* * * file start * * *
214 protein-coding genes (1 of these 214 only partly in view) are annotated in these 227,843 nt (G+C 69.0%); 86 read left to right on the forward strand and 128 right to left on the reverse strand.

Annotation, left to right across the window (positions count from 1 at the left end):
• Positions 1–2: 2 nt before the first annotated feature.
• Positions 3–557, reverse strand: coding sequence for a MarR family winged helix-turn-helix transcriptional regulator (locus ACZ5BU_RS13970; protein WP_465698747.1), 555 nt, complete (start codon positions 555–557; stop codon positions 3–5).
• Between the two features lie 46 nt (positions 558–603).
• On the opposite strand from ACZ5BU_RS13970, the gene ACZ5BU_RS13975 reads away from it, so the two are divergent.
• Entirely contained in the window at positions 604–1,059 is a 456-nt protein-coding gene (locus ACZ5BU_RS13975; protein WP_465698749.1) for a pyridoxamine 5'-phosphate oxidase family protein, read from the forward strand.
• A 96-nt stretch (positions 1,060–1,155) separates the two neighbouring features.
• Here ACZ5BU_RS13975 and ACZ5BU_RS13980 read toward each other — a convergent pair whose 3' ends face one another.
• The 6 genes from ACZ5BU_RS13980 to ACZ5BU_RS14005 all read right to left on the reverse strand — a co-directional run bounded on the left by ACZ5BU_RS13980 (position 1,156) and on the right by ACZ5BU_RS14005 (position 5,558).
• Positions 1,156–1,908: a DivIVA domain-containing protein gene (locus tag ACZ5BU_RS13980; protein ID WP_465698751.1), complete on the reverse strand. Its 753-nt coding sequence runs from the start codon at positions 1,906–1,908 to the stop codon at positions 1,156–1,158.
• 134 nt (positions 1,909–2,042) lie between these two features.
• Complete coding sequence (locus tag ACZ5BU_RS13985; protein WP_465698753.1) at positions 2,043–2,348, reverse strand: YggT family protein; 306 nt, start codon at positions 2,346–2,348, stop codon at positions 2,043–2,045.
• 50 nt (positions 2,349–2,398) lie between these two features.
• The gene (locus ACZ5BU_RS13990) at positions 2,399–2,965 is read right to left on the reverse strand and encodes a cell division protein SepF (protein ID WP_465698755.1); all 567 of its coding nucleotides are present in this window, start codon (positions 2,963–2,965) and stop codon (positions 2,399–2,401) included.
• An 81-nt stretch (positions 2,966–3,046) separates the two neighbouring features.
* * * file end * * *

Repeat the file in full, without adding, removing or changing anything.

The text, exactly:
214 protein-coding genes (1 of these 214 only partly in view) are annotated in these 227,843 nt (G+C 69.0%); 86 read left to right on the forward strand and 128 right to left on the reverse strand.

Annotation, left to right across the window (positions count from 1 at the left end):
• Positions 1–2: 2 nt before the first annotated feature.
• Positions 3–557, reverse strand: coding sequence for a MarR family winged helix-turn-helix transcriptional regulator (locus ACZ5BU_RS13970; protein WP_465698747.1), 555 nt, complete (start codon positions 555–557; stop codon positions 3–5).
• Between the two features lie 46 nt (positions 558–603).
• On the opposite strand from ACZ5BU_RS13970, the gene ACZ5BU_RS13975 reads away from it, so the two are divergent.
• Entirely contained in the window at positions 604–1,059 is a 456-nt protein-coding gene (locus ACZ5BU_RS13975; protein WP_465698749.1) for a pyridoxamine 5'-phosphate oxidase family protein, read from the forward strand.
• A 96-nt stretch (positions 1,060–1,155) separates the two neighbouring features.
• Here ACZ5BU_RS13975 and ACZ5BU_RS13980 read toward each other — a convergent pair whose 3' ends face one another.
• The 6 genes from ACZ5BU_RS13980 to ACZ5BU_RS14005 all read right to left on the reverse strand — a co-directional run bounded on the left by ACZ5BU_RS13980 (position 1,156) and on the right by ACZ5BU_RS14005 (position 5,558).
• Positions 1,156–1,908: a DivIVA domain-containing protein gene (locus tag ACZ5BU_RS13980; protein ID WP_465698751.1), complete on the reverse strand. Its 753-nt coding sequence runs from the start codon at positions 1,906–1,908 to the stop codon at positions 1,156–1,158.
• 134 nt (positions 1,909–2,042) lie between these two features.
• Complete coding sequence (locus tag ACZ5BU_RS13985; protein WP_465698753.1) at positions 2,043–2,348, reverse strand: YggT family protein; 306 nt, start codon at positions 2,346–2,348, stop codon at positions 2,043–2,045.
• 50 nt (positions 2,349–2,398) lie between these two features.
• The gene (locus ACZ5BU_RS13990) at positions 2,399–2,965 is read right to left on the reverse strand and encodes a cell division protein SepF (protein ID WP_465698755.1); all 567 of its coding nucleotides are present in this window, start codon (positions 2,963–2,965) and stop codon (positions 2,399–2,401) included.
• An 81-nt stretch (positions 2,966–3,046) separates the two neighbouring features.